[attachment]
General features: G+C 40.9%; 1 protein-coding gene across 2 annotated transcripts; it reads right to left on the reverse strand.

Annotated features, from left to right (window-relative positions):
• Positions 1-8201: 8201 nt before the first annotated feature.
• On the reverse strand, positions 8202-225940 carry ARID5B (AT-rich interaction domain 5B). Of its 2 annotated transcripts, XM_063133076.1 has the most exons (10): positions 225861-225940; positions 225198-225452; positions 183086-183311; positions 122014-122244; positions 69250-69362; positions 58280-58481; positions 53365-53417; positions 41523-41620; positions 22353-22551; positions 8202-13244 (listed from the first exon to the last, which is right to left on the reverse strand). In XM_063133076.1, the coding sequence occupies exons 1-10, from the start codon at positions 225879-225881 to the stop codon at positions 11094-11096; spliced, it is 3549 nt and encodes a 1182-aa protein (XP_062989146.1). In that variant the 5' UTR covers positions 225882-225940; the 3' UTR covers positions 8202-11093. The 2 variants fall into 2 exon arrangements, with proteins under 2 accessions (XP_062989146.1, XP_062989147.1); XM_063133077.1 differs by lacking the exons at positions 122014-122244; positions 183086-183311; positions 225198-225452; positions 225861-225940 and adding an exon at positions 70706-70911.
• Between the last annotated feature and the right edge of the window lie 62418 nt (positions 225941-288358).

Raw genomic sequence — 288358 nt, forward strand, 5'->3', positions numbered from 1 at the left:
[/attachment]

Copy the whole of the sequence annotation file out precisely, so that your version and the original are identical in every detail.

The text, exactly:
General features: G+C 40.9%; 1 protein-coding gene across 2 annotated transcripts; it reads right to left on the reverse strand.

Annotated features, from left to right (window-relative positions):
• Positions 1-8201: 8201 nt before the first annotated feature.
• On the reverse strand, positions 8202-225940 carry ARID5B (AT-rich interaction domain 5B). Of its 2 annotated transcripts, XM_063133076.1 has the most exons (10): positions 225861-225940; positions 225198-225452; positions 183086-183311; positions 122014-122244; positions 69250-69362; positions 58280-58481; positions 53365-53417; positions 41523-41620; positions 22353-22551; positions 8202-13244 (listed from the first exon to the last, which is right to left on the reverse strand). In XM_063133076.1, the coding sequence occupies exons 1-10, from the start codon at positions 225879-225881 to the stop codon at positions 11094-11096; spliced, it is 3549 nt and encodes a 1182-aa protein (XP_062989146.1). In that variant the 5' UTR covers positions 225882-225940; the 3' UTR covers positions 8202-11093. The 2 variants fall into 2 exon arrangements, with proteins under 2 accessions (XP_062989146.1, XP_062989147.1); XM_063133077.1 differs by lacking the exons at positions 122014-122244; positions 183086-183311; positions 225198-225452; positions 225861-225940 and adding an exon at positions 70706-70911.
• Between the last annotated feature and the right edge of the window lie 62418 nt (positions 225941-288358).

Raw genomic sequence — 288358 nt, forward strand, 5'->3', positions numbered from 1 at the left: